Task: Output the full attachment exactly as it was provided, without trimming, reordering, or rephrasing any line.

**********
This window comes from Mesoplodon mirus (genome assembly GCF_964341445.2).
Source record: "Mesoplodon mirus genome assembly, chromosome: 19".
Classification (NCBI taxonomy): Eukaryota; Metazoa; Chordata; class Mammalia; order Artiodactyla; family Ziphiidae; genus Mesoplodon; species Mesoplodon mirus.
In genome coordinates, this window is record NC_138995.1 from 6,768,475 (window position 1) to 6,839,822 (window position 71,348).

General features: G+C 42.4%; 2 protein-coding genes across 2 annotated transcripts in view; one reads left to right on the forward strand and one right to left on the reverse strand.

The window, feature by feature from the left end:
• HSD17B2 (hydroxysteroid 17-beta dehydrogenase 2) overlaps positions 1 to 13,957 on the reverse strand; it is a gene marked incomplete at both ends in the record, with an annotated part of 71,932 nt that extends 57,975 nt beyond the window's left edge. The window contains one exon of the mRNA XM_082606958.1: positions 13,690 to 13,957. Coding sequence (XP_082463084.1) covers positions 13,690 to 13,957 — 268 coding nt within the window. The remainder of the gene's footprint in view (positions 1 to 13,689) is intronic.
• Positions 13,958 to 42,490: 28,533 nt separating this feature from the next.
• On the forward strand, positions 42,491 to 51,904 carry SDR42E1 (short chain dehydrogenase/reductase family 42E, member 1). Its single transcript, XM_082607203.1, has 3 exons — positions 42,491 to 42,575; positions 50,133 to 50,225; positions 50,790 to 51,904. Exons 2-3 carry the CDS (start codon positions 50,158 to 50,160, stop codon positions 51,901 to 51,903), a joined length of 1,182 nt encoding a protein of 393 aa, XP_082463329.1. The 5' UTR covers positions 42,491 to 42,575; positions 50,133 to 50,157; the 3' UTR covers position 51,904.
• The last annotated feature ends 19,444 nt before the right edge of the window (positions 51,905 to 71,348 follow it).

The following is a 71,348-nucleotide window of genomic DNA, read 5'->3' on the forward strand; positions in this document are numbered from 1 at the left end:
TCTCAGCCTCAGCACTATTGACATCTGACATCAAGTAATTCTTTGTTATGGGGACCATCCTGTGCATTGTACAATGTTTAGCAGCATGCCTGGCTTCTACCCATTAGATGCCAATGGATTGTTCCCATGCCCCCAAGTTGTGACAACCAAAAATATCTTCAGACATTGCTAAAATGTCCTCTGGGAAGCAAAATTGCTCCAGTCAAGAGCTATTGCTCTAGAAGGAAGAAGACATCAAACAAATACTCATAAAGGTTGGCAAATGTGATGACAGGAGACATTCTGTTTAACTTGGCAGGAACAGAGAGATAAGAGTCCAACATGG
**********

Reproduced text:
This window comes from Mesoplodon mirus (genome assembly GCF_964341445.2).
Source record: "Mesoplodon mirus genome assembly, chromosome: 19".
Classification (NCBI taxonomy): Eukaryota; Metazoa; Chordata; class Mammalia; order Artiodactyla; family Ziphiidae; genus Mesoplodon; species Mesoplodon mirus.
In genome coordinates, this window is record NC_138995.1 from 6,768,475 (window position 1) to 6,839,822 (window position 71,348).

General features: G+C 42.4%; 2 protein-coding genes across 2 annotated transcripts in view; one reads left to right on the forward strand and one right to left on the reverse strand.

The window, feature by feature from the left end:
• HSD17B2 (hydroxysteroid 17-beta dehydrogenase 2) overlaps positions 1 to 13,957 on the reverse strand; it is a gene marked incomplete at both ends in the record, with an annotated part of 71,932 nt that extends 57,975 nt beyond the window's left edge. The window contains one exon of the mRNA XM_082606958.1: positions 13,690 to 13,957. Coding sequence (XP_082463084.1) covers positions 13,690 to 13,957 — 268 coding nt within the window. The remainder of the gene's footprint in view (positions 1 to 13,689) is intronic.
• Positions 13,958 to 42,490: 28,533 nt separating this feature from the next.
• On the forward strand, positions 42,491 to 51,904 carry SDR42E1 (short chain dehydrogenase/reductase family 42E, member 1). Its single transcript, XM_082607203.1, has 3 exons — positions 42,491 to 42,575; positions 50,133 to 50,225; positions 50,790 to 51,904. Exons 2-3 carry the CDS (start codon positions 50,158 to 50,160, stop codon positions 51,901 to 51,903), a joined length of 1,182 nt encoding a protein of 393 aa, XP_082463329.1. The 5' UTR covers positions 42,491 to 42,575; positions 50,133 to 50,157; the 3' UTR covers position 51,904.
• The last annotated feature ends 19,444 nt before the right edge of the window (positions 51,905 to 71,348 follow it).

The following is a 71,348-nucleotide window of genomic DNA, read 5'->3' on the forward strand; positions in this document are numbered from 1 at the left end:
TCTCAGCCTCAGCACTATTGACATCTGACATCAAGTAATTCTTTGTTATGGGGACCATCCTGTGCATTGTACAATGTTTAGCAGCATGCCTGGCTTCTACCCATTAGATGCCAATGGATTGTTCCCATGCCCCCAAGTTGTGACAACCAAAAATATCTTCAGACATTGCTAAAATGTCCTCTGGGAAGCAAAATTGCTCCAGTCAAGAGCTATTGCTCTAGAAGGAAGAAGACATCAAACAAATACTCATAAAGGTTGGCAAATGTGATGACAGGAGACATTCTGTTTAACTTGGCAGGAACAGAGAGATAAGAGTCCAACATGG